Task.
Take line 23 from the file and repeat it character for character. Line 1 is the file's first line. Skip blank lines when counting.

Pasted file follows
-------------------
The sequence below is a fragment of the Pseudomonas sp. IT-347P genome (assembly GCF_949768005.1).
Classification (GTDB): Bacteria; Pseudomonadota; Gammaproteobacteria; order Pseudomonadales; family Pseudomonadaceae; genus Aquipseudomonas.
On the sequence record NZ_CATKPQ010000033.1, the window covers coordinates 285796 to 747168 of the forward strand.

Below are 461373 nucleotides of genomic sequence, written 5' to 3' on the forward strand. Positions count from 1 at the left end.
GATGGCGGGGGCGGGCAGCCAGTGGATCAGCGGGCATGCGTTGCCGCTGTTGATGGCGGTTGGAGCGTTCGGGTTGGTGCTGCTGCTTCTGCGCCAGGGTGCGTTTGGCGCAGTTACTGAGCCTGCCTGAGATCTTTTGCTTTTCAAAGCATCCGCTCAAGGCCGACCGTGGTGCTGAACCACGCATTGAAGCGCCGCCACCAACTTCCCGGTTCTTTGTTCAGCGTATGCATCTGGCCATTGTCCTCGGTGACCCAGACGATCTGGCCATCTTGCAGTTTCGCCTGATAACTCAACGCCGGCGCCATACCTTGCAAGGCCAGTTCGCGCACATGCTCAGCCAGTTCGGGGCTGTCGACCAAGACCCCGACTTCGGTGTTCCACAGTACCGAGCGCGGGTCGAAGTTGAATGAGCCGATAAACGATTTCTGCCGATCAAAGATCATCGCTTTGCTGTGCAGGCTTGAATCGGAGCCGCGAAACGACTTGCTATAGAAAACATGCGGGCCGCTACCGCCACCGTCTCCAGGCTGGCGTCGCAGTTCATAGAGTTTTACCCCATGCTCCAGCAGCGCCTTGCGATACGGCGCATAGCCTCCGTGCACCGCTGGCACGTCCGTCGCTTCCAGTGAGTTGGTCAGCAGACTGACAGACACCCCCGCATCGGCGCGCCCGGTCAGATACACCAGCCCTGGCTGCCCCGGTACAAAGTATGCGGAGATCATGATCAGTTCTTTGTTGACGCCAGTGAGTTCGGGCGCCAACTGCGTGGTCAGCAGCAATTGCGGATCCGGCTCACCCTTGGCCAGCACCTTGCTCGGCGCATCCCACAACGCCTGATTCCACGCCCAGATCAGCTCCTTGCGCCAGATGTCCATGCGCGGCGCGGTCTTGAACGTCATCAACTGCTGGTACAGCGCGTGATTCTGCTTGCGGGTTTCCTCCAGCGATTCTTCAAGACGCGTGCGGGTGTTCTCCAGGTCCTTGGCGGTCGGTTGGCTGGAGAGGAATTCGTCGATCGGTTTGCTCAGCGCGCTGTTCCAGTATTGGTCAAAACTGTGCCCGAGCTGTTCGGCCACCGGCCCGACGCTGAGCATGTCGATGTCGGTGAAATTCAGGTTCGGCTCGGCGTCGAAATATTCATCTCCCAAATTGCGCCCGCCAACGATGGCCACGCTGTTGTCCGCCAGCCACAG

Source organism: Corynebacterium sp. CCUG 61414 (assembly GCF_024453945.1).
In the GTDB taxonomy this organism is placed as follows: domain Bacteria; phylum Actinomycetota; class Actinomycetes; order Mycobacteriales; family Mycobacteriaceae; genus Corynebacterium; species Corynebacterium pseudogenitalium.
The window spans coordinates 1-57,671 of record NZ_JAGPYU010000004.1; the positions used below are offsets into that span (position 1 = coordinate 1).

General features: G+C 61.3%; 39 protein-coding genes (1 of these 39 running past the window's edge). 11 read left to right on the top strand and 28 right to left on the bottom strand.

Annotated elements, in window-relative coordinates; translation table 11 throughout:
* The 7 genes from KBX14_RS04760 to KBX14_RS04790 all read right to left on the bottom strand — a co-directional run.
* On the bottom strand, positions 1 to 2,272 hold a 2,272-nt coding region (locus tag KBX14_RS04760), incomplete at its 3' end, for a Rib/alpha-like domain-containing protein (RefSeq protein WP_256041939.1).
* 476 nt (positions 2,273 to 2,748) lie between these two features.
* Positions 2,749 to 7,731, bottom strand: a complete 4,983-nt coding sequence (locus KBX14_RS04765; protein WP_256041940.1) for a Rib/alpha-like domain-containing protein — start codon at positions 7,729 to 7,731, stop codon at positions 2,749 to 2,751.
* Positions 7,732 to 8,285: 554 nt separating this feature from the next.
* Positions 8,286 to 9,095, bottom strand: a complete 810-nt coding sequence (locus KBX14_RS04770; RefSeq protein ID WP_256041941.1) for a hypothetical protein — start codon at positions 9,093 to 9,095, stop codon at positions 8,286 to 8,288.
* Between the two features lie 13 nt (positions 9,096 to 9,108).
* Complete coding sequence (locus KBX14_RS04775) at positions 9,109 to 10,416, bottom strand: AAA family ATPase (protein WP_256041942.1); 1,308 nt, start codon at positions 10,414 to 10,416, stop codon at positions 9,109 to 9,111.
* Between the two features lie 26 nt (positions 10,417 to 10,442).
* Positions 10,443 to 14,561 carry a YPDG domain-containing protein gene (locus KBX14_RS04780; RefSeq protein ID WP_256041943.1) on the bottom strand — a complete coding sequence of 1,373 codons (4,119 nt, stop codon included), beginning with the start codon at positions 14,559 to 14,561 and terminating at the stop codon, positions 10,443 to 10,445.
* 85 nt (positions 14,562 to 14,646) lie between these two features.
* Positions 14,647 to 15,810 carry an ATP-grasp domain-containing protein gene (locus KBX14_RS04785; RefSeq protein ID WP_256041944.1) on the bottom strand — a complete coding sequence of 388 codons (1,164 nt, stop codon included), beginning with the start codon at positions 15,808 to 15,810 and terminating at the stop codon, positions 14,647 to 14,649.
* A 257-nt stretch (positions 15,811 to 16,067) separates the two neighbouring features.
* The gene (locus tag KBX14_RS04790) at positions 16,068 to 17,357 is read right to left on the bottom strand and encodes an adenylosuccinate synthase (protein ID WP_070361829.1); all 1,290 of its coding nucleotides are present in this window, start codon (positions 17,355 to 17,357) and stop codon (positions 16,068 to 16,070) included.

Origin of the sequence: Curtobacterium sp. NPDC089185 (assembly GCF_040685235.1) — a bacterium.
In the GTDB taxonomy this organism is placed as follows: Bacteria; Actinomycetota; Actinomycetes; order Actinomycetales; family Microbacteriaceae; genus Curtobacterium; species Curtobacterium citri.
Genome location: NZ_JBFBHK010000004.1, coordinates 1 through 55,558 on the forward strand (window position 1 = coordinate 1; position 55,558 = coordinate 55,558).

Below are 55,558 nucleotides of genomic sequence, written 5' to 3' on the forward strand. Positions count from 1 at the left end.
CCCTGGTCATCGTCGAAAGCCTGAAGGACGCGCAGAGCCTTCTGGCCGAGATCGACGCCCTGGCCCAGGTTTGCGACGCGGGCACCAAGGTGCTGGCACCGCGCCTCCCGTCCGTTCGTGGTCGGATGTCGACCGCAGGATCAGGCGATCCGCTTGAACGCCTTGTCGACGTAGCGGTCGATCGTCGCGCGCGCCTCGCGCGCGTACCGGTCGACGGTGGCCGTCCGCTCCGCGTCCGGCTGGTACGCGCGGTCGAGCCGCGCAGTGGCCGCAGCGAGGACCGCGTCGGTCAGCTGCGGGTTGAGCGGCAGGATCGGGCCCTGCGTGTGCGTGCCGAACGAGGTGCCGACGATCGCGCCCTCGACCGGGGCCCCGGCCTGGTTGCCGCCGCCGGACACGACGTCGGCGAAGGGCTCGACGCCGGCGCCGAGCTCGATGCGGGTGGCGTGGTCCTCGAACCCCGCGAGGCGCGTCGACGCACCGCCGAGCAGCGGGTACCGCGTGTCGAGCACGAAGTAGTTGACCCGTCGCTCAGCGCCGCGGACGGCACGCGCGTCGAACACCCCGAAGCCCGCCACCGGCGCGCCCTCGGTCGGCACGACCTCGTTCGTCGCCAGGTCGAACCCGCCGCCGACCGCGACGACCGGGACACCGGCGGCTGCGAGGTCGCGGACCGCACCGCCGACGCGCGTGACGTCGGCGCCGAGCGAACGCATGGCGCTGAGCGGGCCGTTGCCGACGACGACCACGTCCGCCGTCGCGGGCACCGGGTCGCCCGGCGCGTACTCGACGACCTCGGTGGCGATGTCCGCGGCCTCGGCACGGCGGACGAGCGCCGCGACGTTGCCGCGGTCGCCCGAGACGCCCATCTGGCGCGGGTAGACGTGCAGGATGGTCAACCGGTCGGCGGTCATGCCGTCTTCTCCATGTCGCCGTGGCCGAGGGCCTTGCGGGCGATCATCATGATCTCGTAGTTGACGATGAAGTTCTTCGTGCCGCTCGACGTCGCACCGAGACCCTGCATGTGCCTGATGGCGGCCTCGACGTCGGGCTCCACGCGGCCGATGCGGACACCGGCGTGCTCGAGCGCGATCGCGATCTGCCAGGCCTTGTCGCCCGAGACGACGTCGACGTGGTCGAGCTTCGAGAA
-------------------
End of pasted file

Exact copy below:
* A 257-nt stretch (positions 15,811 to 16,067) separates the two neighbouring features.